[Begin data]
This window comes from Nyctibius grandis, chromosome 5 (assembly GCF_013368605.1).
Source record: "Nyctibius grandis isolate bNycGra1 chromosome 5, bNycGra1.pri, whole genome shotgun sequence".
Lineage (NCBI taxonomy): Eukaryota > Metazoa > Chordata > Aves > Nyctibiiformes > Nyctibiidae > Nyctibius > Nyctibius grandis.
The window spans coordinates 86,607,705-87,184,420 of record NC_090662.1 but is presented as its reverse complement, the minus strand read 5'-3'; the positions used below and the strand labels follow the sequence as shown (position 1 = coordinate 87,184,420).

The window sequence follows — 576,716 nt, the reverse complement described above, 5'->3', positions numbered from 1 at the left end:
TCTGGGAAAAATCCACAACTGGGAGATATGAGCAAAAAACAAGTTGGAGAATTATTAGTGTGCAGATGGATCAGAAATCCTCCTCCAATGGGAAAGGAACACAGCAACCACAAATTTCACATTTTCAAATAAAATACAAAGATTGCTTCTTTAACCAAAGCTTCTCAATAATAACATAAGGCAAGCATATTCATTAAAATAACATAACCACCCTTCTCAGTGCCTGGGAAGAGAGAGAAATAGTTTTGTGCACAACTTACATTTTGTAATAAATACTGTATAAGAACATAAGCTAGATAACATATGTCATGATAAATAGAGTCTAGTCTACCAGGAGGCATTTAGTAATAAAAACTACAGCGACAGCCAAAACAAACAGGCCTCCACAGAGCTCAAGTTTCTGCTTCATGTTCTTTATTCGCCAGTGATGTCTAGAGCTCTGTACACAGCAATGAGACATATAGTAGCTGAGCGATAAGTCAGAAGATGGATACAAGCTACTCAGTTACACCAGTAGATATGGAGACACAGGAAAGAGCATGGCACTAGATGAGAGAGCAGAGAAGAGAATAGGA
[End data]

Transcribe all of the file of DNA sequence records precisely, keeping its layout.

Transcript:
This window comes from Nyctibius grandis, chromosome 5 (assembly GCF_013368605.1).
Source record: "Nyctibius grandis isolate bNycGra1 chromosome 5, bNycGra1.pri, whole genome shotgun sequence".
Lineage (NCBI taxonomy): Eukaryota > Metazoa > Chordata > Aves > Nyctibiiformes > Nyctibiidae > Nyctibius > Nyctibius grandis.
The window spans coordinates 86,607,705-87,184,420 of record NC_090662.1 but is presented as its reverse complement, the minus strand read 5'-3'; the positions used below and the strand labels follow the sequence as shown (position 1 = coordinate 87,184,420).

The window sequence follows — 576,716 nt, the reverse complement described above, 5'->3', positions numbered from 1 at the left end:
TCTGGGAAAAATCCACAACTGGGAGATATGAGCAAAAAACAAGTTGGAGAATTATTAGTGTGCAGATGGATCAGAAATCCTCCTCCAATGGGAAAGGAACACAGCAACCACAAATTTCACATTTTCAAATAAAATACAAAGATTGCTTCTTTAACCAAAGCTTCTCAATAATAACATAAGGCAAGCATATTCATTAAAATAACATAACCACCCTTCTCAGTGCCTGGGAAGAGAGAGAAATAGTTTTGTGCACAACTTACATTTTGTAATAAATACTGTATAAGAACATAAGCTAGATAACATATGTCATGATAAATAGAGTCTAGTCTACCAGGAGGCATTTAGTAATAAAAACTACAGCGACAGCCAAAACAAACAGGCCTCCACAGAGCTCAAGTTTCTGCTTCATGTTCTTTATTCGCCAGTGATGTCTAGAGCTCTGTACACAGCAATGAGACATATAGTAGCTGAGCGATAAGTCAGAAGATGGATACAAGCTACTCAGTTACACCAGTAGATATGGAGACACAGGAAAGAGCATGGCACTAGATGAGAGAGCAGAGAAGAGAATAGGA